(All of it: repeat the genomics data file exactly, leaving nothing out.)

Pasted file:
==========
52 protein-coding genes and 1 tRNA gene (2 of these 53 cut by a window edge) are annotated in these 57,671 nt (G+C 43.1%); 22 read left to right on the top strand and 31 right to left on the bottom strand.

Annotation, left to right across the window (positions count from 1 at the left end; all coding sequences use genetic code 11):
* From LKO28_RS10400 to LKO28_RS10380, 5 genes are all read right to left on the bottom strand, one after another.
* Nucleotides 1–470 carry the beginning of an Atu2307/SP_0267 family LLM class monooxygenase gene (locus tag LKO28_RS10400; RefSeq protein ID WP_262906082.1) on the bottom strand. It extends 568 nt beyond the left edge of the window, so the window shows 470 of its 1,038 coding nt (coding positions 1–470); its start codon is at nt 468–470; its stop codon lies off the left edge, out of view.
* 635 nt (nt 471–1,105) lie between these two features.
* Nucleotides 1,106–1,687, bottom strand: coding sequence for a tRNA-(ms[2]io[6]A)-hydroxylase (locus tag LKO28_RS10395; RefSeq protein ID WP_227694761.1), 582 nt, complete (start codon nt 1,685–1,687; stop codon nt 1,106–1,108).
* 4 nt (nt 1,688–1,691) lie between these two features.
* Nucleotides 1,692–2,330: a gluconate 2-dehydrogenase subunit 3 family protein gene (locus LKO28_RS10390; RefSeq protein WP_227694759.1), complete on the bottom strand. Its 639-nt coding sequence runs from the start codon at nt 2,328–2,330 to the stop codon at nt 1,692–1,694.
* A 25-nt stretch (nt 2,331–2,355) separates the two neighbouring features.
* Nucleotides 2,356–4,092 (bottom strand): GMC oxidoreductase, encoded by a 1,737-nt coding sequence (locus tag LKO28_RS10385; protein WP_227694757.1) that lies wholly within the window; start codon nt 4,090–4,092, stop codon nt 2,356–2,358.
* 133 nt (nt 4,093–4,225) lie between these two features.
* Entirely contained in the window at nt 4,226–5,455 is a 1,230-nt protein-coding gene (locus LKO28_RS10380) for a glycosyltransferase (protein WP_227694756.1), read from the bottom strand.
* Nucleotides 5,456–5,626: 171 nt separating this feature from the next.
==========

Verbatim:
52 protein-coding genes and 1 tRNA gene (2 of these 53 cut by a window edge) are annotated in these 57,671 nt (G+C 43.1%); 22 read left to right on the top strand and 31 right to left on the bottom strand.

Annotation, left to right across the window (positions count from 1 at the left end; all coding sequences use genetic code 11):
* From LKO28_RS10400 to LKO28_RS10380, 5 genes are all read right to left on the bottom strand, one after another.
* Nucleotides 1–470 carry the beginning of an Atu2307/SP_0267 family LLM class monooxygenase gene (locus tag LKO28_RS10400; RefSeq protein ID WP_262906082.1) on the bottom strand. It extends 568 nt beyond the left edge of the window, so the window shows 470 of its 1,038 coding nt (coding positions 1–470); its start codon is at nt 468–470; its stop codon lies off the left edge, out of view.
* 635 nt (nt 471–1,105) lie between these two features.
* Nucleotides 1,106–1,687, bottom strand: coding sequence for a tRNA-(ms[2]io[6]A)-hydroxylase (locus tag LKO28_RS10395; RefSeq protein ID WP_227694761.1), 582 nt, complete (start codon nt 1,685–1,687; stop codon nt 1,106–1,108).
* 4 nt (nt 1,688–1,691) lie between these two features.
* Nucleotides 1,692–2,330: a gluconate 2-dehydrogenase subunit 3 family protein gene (locus LKO28_RS10390; RefSeq protein WP_227694759.1), complete on the bottom strand. Its 639-nt coding sequence runs from the start codon at nt 2,328–2,330 to the stop codon at nt 1,692–1,694.
* A 25-nt stretch (nt 2,331–2,355) separates the two neighbouring features.
* Nucleotides 2,356–4,092 (bottom strand): GMC oxidoreductase, encoded by a 1,737-nt coding sequence (locus tag LKO28_RS10385; protein WP_227694757.1) that lies wholly within the window; start codon nt 4,090–4,092, stop codon nt 2,356–2,358.
* 133 nt (nt 4,093–4,225) lie between these two features.
* Entirely contained in the window at nt 4,226–5,455 is a 1,230-nt protein-coding gene (locus LKO28_RS10380) for a glycosyltransferase (protein WP_227694756.1), read from the bottom strand.
* Nucleotides 5,456–5,626: 171 nt separating this feature from the next.